Grab a scarf or belt, and place the middle part of it on your sole, right next to the ball of your foot. Hold the ends of the scarf with both hands, then try to pull your leg back as close to your head as possible and stay in this pose for a few long breaths. Do this very slowly. Don't force yourself to go beyond your physical limitation.

Now hold the ends of the scarf with only your right hand while stretching out your left arm sideways. Slowly move your leg as far to the right as you can without lifting your left hip from the mattress. Stay in this position for 4 - 6 long breaths. Use your left arm to help anchor the left side of your body down.

Bring your right leg back to the neutral position. Transfer the ends of the scarf to your left hands, then stretch out your right arm sideways. Slowly tip your right leg to the left until it reaches the mattress. Allow your right hip to lift up but keep your right shoulder down. Turn your head to the right. Stay in this twist for 4 - 6 long breaths. Bring the leg back to the neutral position, release and repeat the whole process with your left leg.

Benefits: This whole series of leg stretching is great for your foot joints, hamstrings, hips and all the leg muscles. It is something you should do in the morning because it promotes the sense of agility and flexibility. To get your body going, first you need to wake up your legs!

Eagle Arms

Push yourself up to a seated position. You can either sit cross-legged, or sit on your shins with your knees together and your bottom on your heels. Choose whichever is more comfortable for you. Stretch out both arms in front of you. Cross your right arm over your left and bend your elbows. Make a 90-degree angle, with your right elbow resting in the crook of your left arm. Intertwine your hands with each other until your palms touch. If that is not doable for you, don't worry. Just do the best you can. Your upper arms should be about the same height as your shoulders. Try to sit up very straight; don't slouch or lean to one side. Stay in this position for about 30 seconds to a minute. Release and redo the pose with your left arm on top of your right.

Benefits: This yoga pose might look a bit funky, but it allows you to stretch your shoulders, arms and upper back in such a soothing way. Plus, it helps stimulate more blood circulation to the upper body. If your job requires you to sit in front of a computer all day, your back muscles can become very tight. With this yoga pose, you can release all that tension and have a fresh morning start.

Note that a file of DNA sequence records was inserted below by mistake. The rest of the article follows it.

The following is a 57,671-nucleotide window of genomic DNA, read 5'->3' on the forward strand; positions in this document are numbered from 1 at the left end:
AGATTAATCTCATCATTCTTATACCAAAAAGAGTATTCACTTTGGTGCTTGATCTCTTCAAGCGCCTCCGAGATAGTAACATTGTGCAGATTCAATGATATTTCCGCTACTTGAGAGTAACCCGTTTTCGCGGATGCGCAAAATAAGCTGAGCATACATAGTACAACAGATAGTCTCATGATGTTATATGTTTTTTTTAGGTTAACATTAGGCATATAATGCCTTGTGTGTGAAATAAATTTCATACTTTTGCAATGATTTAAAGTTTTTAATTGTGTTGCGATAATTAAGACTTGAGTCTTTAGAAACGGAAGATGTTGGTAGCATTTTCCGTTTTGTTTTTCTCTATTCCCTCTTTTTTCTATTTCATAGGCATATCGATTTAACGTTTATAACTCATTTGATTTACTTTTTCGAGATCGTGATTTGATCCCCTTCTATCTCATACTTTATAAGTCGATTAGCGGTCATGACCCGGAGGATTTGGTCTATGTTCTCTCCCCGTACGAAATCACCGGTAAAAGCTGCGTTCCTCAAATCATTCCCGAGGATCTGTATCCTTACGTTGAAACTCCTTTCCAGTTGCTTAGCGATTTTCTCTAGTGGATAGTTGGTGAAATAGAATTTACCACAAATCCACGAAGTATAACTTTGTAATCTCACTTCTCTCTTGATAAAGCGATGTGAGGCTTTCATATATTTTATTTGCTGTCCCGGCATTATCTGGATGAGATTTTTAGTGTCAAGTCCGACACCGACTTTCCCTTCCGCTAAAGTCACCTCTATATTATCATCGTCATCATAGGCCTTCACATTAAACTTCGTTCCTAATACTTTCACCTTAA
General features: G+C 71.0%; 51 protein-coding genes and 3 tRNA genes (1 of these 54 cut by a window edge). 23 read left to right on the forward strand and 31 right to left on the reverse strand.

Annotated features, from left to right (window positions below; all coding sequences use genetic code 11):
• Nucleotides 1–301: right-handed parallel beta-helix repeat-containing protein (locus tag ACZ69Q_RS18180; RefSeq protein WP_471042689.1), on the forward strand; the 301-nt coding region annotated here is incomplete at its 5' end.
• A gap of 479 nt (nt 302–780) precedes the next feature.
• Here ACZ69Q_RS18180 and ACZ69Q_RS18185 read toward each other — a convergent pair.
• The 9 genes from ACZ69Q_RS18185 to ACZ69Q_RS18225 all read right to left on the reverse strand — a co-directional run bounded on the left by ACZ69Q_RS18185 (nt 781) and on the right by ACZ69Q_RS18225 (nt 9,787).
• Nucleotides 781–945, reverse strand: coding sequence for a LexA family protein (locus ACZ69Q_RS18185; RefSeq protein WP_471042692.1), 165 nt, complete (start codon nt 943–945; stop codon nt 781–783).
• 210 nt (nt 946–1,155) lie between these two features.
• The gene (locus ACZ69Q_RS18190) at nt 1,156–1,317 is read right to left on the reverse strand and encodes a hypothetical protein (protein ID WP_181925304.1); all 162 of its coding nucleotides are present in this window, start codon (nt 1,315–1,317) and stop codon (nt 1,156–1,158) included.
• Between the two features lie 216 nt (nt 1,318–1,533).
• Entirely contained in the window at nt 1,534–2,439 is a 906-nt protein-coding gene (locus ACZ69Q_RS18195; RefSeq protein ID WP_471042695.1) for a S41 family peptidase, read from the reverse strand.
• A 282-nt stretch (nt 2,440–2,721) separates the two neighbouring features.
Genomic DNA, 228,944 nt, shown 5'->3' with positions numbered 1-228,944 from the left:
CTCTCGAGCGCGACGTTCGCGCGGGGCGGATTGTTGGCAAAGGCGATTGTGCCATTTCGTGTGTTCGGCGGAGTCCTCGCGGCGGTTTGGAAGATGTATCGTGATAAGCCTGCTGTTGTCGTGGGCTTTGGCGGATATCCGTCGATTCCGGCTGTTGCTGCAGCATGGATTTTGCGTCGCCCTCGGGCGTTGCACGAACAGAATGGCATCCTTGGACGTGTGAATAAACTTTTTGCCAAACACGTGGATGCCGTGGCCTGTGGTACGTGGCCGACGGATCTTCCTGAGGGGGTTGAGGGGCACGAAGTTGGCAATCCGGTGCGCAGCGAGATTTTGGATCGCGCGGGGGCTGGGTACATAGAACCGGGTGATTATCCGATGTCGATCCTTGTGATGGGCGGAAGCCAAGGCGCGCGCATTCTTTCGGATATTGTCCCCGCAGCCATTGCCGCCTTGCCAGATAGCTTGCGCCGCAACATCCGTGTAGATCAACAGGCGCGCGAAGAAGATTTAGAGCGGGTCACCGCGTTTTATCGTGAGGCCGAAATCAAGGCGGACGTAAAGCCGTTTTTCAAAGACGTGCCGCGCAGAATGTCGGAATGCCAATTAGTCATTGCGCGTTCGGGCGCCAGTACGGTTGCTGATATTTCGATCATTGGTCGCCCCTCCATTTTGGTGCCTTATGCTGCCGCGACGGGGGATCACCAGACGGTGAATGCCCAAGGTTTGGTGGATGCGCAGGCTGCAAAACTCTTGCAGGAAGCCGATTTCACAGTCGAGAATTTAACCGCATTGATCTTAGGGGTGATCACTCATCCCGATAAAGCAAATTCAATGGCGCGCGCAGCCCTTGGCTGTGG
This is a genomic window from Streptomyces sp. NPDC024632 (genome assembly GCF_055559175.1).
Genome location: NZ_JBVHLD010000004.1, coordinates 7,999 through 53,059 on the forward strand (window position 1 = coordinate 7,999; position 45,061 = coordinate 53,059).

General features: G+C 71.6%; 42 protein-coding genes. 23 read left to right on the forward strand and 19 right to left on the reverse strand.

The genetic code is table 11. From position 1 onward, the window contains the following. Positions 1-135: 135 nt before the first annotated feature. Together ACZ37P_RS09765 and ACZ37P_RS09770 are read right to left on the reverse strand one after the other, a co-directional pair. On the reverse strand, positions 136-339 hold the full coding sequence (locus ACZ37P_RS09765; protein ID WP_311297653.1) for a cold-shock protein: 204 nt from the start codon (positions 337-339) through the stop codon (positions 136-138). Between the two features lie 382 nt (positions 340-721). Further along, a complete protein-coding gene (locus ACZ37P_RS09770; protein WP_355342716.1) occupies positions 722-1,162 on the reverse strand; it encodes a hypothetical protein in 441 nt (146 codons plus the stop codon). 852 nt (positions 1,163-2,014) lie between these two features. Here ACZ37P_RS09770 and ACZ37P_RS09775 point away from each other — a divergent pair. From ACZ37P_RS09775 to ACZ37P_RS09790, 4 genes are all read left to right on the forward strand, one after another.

Cat and Cow

Now get on all fours. It's time for "cat and cow." Your hands should be right under the shoulders, and your knees right under the hips. Keep your spine in the neutral position and take a few deep breaths. To move into the cat pose, round your back as you make a long, slow exhalation. As your back is slowly rounding, drop your tailbone and tuck your chin toward your chest. Stay in this posture for about 3 - 5 seconds.

Start to inhale again and gradually arch your back in order to switch to the cow pose. Raise your tailbone and lift your chin slightly. Stay in the pose for another 3 - 5 seconds, then move back to the cat pose. Complete about 10 rounds of "cat and cow" before returning to the neutral position.

Benefits: "Cat and Cow" is a gentle exercise for your spine and neck. On the psychological level, it ushers your mind into a state of calmness and gets you ready for any stressful issues that might be lingering at your workplace.

Child's Pose

Sit back on your heels. Your knees can be either together or hip-width apart. Bend forward and rest your forehead on the mattress. If your bottom can't reach your heels, place a folded blanket or pillow between your bottom and heels for support. Let your arms rest on the mattress, alongside your torso. Observe your breathing and the movement of your stomach as you inhale and exhale. Stay in this pose for about 1 - 2 minute. Find that inner peace but don't get too comfortable, or else you might fall back asleep!

Benefits: The child's pose can give the hips, back and thighs a pretty good stretch. More importantly, it is a symbolic posture of openness and humility. Being in the fetus position once again, you should try to feel the connection to infinite possibilities you once experienced as a carefree child. Whatever life might bring you for the day, receive it courageously and humbly.

That's the end of my morning yoga routine. I hope you will give it a try and share it with your loved ones. Namaste.